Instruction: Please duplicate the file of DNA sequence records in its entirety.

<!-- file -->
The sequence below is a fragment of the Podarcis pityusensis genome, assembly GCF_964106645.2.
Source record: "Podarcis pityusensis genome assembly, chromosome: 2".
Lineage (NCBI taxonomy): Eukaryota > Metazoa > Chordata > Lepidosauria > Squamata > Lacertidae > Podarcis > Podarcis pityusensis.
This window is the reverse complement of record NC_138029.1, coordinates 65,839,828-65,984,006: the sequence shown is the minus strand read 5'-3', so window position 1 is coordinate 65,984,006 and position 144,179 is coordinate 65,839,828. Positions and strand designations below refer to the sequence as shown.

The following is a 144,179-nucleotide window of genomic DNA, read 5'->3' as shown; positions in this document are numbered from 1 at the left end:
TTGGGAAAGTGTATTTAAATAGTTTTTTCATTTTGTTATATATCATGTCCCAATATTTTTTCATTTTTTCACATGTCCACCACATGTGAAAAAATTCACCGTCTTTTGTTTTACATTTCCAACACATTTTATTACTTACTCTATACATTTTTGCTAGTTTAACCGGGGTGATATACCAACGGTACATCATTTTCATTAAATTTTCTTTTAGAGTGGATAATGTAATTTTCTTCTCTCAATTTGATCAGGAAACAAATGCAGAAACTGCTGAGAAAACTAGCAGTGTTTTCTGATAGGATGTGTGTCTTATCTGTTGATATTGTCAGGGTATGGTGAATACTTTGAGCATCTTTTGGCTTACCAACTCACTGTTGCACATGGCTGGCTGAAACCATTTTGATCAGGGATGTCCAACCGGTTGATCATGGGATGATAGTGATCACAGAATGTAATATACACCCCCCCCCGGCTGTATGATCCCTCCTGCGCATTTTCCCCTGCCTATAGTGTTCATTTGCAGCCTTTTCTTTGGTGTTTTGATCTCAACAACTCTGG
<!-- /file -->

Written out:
The sequence below is a fragment of the Podarcis pityusensis genome, assembly GCF_964106645.2.
Source record: "Podarcis pityusensis genome assembly, chromosome: 2".
Lineage (NCBI taxonomy): Eukaryota > Metazoa > Chordata > Lepidosauria > Squamata > Lacertidae > Podarcis > Podarcis pityusensis.
This window is the reverse complement of record NC_138029.1, coordinates 65,839,828-65,984,006: the sequence shown is the minus strand read 5'-3', so window position 1 is coordinate 65,984,006 and position 144,179 is coordinate 65,839,828. Positions and strand designations below refer to the sequence as shown.

The following is a 144,179-nucleotide window of genomic DNA, read 5'->3' as shown; positions in this document are numbered from 1 at the left end:
TTGGGAAAGTGTATTTAAATAGTTTTTTCATTTTGTTATATATCATGTCCCAATATTTTTTCATTTTTTCACATGTCCACCACATGTGAAAAAATTCACCGTCTTTTGTTTTACATTTCCAACACATTTTATTACTTACTCTATACATTTTTGCTAGTTTAACCGGGGTGATATACCAACGGTACATCATTTTCATTAAATTTTCTTTTAGAGTGGATAATGTAATTTTCTTCTCTCAATTTGATCAGGAAACAAATGCAGAAACTGCTGAGAAAACTAGCAGTGTTTTCTGATAGGATGTGTGTCTTATCTGTTGATATTGTCAGGGTATGGTGAATACTTTGAGCATCTTTTGGCTTACCAACTCACTGTTGCACATGGCTGGCTGAAACCATTTTGATCAGGGATGTCCAACCGGTTGATCATGGGATGATAGTGATCACAGAATGTAATATACACCCCCCCCCGGCTGTATGATCCCTCCTGCGCATTTTCCCCTGCCTATAGTGTTCATTTGCAGCCTTTTCTTTGGTGTTTTGATCTCAACAACTCTGG